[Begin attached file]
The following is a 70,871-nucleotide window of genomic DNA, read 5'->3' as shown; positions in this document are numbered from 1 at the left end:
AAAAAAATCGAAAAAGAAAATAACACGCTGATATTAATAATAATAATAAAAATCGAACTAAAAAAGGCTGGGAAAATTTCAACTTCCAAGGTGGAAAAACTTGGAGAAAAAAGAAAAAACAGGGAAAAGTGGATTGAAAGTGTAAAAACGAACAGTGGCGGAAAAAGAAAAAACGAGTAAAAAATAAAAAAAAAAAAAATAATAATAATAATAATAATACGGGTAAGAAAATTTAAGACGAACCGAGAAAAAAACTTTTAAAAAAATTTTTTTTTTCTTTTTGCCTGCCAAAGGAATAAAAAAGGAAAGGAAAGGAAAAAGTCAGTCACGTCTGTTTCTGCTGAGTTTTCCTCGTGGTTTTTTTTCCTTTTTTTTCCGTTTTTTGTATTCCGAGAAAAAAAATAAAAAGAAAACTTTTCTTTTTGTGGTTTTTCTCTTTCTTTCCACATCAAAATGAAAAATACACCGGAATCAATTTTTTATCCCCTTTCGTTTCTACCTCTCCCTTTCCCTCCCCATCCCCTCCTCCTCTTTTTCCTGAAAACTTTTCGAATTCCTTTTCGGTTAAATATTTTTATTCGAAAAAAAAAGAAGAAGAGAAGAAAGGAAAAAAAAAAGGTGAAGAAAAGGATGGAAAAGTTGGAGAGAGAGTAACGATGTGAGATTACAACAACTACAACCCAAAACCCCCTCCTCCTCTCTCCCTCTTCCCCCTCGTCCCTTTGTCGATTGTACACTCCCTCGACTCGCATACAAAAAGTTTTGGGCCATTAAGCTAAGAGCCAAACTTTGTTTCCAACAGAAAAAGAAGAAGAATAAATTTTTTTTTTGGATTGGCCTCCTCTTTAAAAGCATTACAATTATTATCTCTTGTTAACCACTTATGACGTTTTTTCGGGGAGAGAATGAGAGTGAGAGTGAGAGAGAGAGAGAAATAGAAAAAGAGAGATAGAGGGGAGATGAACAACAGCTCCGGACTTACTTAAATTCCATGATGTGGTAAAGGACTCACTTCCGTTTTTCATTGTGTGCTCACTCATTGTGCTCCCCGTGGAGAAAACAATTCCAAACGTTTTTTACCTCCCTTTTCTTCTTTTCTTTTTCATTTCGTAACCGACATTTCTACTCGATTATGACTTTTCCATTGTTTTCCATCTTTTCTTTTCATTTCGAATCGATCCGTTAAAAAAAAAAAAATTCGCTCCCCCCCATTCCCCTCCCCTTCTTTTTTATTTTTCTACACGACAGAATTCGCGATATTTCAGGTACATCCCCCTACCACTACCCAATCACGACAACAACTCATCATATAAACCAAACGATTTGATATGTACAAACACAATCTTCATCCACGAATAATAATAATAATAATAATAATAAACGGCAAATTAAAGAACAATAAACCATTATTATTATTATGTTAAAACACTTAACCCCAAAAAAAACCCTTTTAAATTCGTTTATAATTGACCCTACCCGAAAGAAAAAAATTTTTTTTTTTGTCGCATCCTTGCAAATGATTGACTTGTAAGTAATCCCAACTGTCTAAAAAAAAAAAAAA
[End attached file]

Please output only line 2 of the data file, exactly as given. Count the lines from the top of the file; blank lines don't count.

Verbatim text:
AAAAAAATCGAAAAAGAAAATAACACGCTGATATTAATAATAATAATAAAAATCGAACTAAAAAAGGCTGGGAAAATTTCAACTTCCAAGGTGGAAAAACTTGGAGAAAAAAGAAAAAACAGGGAAAAGTGGATTGAAAGTGTAAAAACGAACAGTGGCGGAAAAAGAAAAAACGAGTAAAAAATAAAAAAAAAAAAAATAATAATAATAATAATAATACGGGTAAGAAAATTTAAGACGAACCGAGAAAAAAACTTTTAAAAAAATTTTTTTTTTCTTTTTGCCTGCCAAAGGAATAAAAAAGGAAAGGAAAGGAAAAAGTCAGTCACGTCTGTTTCTGCTGAGTTTTCCTCGTGGTTTTTTTTCCTTTTTTTTCCGTTTTTTGTATTCCGAGAAAAAAAATAAAAAGAAAACTTTTCTTTTTGTGGTTTTTCTCTTTCTTTCCACATCAAAATGAAAAATACACCGGAATCAATTTTTTATCCCCTTTCGTTTCTACCTCTCCCTTTCCCTCCCCATCCCCTCCTCCTCTTTTTCCTGAAAACTTTTCGAATTCCTTTTCGGTTAAATATTTTTATTCGAAAAAAAAAGAAGAAGAGAAGAAAGGAAAAAAAAAAGGTGAAGAAAAGGATGGAAAAGTTGGAGAGAGAGTAACGATGTGAGATTACAACAACTACAACCCAAAACCCCCTCCTCCTCTCTCCCTCTTCCCCCTCGTCCCTTTGTCGATTGTACACTCCCTCGACTCGCATACAAAAAGTTTTGGGCCATTAAGCTAAGAGCCAAACTTTGTTTCCAACAGAAAAAGAAGAAGAATAAATTTTTTTTTTGGATTGGCCTCCTCTTTAAAAGCATTACAATTATTATCTCTTGTTAACCACTTATGACGTTTTTTCGGGGAGAGAATGAGAGTGAGAGTGAGAGAGAGAGAGAAATAGAAAAAGAGAGATAGAGGGGAGATGAACAACAGCTCCGGACTTACTTAAATTCCATGATGTGGTAAAGGACTCACTTCCGTTTTTCATTGTGTGCTCACTCATTGTGCTCCCCGTGGAGAAAACAATTCCAAACGTTTTTTACCTCCCTTTTCTTCTTTTCTTTTTCATTTCGTAACCGACATTTCTACTCGATTATGACTTTTCCATTGTTTTCCATCTTTTCTTTTCATTTCGAATCGATCCGTTAAAAAAAAAAAAATTCGCTCCCCCCCATTCCCCTCCCCTTCTTTTTTATTTTTCTACACGACAGAATTCGCGATATTTCAGGTACATCCCCCTACCACTACCCAATCACGACAACAACTCATCATATAAACCAAACGATTTGATATGTACAAACACAATCTTCATCCACGAATAATAATAATAATAATAATAATAAACGGCAAATTAAAGAACAATAAACCATTATTATTATTATGTTAAAACACTTAACCCCAAAAAAAACCCTTTTAAATTCGTTTATAATTGACCCTACCCGAAAGAAAAAAATTTTTTTTTTTGTCGCATCCTTGCAAATGATTGACTTGTAAGTAATCCCAACTGTCTAAAAAAAAAAAAAA